For forty-five years Elliot and his partner Ray Goulding entertained audiences on radio and television with their deadpan humor, taking turns portraying some self-serious character to be slowly and subtly skewered by the other.
In spite of their long tenure, Bob and Ray never had followings as large as other '50's stars such as Milton Berle or Sid Caesar. Their greatest fans seem to be other comedians, counting Groucho Marx, Johnny Carson, Woody Allen, and David Letterman as admirers.
Bob and Ray developed their partnership on a Boston radio program in the late '40's. Elliot hosted a music program with Goulding reading the news, then sticking around to swap stories with the host.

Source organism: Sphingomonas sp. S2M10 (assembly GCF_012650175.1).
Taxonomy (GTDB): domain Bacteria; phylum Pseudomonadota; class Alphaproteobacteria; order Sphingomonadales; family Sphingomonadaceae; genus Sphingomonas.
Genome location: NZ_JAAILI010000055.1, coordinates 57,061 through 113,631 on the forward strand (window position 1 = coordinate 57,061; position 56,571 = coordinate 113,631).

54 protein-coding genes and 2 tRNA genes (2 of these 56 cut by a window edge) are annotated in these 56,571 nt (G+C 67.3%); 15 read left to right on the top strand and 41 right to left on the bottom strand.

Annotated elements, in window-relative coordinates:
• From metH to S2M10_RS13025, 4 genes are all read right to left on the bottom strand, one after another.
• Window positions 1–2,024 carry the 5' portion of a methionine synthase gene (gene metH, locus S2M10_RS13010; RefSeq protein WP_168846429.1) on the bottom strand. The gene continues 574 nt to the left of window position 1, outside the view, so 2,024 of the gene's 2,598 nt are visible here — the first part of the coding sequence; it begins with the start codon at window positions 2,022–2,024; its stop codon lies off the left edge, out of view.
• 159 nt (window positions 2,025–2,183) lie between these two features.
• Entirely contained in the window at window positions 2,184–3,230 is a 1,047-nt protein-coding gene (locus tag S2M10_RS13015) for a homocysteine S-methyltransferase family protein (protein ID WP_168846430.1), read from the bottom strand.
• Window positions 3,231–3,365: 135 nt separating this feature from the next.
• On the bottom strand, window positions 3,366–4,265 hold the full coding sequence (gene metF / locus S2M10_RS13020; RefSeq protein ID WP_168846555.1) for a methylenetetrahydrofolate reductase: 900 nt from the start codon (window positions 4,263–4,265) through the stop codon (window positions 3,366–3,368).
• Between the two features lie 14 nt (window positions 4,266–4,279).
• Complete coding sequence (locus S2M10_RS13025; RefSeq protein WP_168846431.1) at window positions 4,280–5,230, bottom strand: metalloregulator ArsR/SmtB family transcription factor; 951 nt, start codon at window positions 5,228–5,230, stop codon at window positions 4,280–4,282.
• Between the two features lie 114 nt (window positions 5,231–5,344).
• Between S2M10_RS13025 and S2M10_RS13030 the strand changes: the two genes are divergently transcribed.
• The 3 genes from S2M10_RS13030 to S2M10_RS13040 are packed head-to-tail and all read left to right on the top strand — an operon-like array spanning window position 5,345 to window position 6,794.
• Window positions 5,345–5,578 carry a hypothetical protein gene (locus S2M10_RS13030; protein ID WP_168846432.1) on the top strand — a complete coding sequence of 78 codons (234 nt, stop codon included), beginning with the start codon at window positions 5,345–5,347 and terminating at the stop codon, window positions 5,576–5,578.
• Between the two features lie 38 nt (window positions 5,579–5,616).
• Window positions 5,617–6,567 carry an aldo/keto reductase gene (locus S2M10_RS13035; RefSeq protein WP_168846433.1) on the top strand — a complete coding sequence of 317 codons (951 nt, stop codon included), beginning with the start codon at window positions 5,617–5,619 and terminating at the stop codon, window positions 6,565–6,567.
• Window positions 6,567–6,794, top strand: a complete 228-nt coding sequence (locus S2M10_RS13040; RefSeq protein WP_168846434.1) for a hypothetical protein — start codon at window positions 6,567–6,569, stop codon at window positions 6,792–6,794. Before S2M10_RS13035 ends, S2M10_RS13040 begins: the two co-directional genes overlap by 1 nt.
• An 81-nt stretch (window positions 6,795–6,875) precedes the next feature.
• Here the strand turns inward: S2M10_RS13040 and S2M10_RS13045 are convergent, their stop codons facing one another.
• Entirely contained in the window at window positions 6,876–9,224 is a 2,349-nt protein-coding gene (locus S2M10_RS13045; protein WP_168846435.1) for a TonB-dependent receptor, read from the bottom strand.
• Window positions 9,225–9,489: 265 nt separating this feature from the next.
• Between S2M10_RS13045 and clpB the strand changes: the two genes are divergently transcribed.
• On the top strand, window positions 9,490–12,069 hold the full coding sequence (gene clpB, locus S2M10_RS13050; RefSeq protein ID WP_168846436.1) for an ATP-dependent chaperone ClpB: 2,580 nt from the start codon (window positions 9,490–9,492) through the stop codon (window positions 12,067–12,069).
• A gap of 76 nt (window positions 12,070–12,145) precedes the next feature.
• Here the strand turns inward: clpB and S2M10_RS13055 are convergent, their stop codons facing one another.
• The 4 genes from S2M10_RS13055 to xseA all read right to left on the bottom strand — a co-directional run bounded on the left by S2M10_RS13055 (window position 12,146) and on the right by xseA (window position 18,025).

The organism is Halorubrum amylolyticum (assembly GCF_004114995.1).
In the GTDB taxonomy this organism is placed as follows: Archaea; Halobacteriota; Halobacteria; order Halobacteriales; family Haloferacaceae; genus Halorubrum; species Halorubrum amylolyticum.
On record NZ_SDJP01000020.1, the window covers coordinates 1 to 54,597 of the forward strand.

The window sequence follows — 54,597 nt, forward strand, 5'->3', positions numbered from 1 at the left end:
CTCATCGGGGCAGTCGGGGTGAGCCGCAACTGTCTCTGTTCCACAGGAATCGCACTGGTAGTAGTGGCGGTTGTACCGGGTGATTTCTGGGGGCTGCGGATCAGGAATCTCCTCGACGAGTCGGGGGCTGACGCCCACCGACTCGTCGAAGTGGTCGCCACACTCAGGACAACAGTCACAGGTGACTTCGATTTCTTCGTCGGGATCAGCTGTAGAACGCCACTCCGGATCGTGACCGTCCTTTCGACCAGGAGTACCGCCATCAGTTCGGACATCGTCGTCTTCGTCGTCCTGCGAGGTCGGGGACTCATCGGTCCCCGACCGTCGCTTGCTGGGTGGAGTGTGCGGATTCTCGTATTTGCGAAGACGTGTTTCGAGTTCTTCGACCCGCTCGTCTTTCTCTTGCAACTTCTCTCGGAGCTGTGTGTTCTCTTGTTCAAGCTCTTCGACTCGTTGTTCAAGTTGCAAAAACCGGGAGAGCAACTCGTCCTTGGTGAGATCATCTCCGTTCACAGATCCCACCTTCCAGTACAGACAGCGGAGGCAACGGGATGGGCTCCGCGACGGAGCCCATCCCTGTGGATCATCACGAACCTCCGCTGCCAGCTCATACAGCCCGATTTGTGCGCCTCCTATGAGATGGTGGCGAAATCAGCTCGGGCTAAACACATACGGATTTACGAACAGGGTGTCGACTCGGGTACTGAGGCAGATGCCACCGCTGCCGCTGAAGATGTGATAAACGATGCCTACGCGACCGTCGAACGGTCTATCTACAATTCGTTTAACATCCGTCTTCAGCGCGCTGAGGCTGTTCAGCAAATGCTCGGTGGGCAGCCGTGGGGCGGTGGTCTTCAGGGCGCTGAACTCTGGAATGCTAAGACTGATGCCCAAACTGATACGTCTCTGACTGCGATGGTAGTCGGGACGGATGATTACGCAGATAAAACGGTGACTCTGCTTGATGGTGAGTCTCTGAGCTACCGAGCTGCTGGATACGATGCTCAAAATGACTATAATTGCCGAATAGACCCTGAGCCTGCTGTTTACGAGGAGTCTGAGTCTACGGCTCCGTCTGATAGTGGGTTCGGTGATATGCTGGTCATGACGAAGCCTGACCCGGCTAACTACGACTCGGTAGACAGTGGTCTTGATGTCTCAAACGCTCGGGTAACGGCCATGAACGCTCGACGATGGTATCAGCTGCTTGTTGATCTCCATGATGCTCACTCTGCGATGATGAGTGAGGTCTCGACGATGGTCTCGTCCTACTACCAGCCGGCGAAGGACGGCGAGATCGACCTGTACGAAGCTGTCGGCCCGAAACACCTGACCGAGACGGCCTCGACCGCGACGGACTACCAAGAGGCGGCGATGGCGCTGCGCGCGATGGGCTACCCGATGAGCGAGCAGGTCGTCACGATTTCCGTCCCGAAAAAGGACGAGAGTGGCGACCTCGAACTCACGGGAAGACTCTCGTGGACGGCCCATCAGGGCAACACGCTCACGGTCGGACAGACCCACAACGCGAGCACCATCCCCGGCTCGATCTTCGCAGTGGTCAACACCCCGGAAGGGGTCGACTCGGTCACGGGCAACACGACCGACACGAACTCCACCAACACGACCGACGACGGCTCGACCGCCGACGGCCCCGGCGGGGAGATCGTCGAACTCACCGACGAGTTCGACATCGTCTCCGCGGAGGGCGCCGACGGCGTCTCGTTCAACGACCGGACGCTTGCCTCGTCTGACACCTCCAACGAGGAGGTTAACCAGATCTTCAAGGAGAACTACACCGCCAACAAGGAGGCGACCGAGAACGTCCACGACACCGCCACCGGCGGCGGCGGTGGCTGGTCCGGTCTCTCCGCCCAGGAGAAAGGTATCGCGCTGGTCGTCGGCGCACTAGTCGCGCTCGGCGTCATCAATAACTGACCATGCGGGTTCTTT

In 1951 they moved to television with the show, Bob and Ray. The program also starred Cloris Leachman and Audrey Meadows, who eventually left to join The Honeymooners.
In 1956 they won a Peabody award. The judges summed up their approach "They deal primarily in satire, that rare and precious commodity. Their aim is deadly, their level is high, and their material is fresh, original, imaginative, and terribly funny."
They continued performing together until Goulding's death in 1990.
For more detailed coverage of their career and influence, I recommend this article from the New York Times.
For a sample of their work, check out this short video clip from the Bob and Ray Show, circa 1952.
For a few more pictures of Bob and Ray, please visit the KultureKat Pinterest page.Follow KultureKat's board Bob and Ray on Pinterest.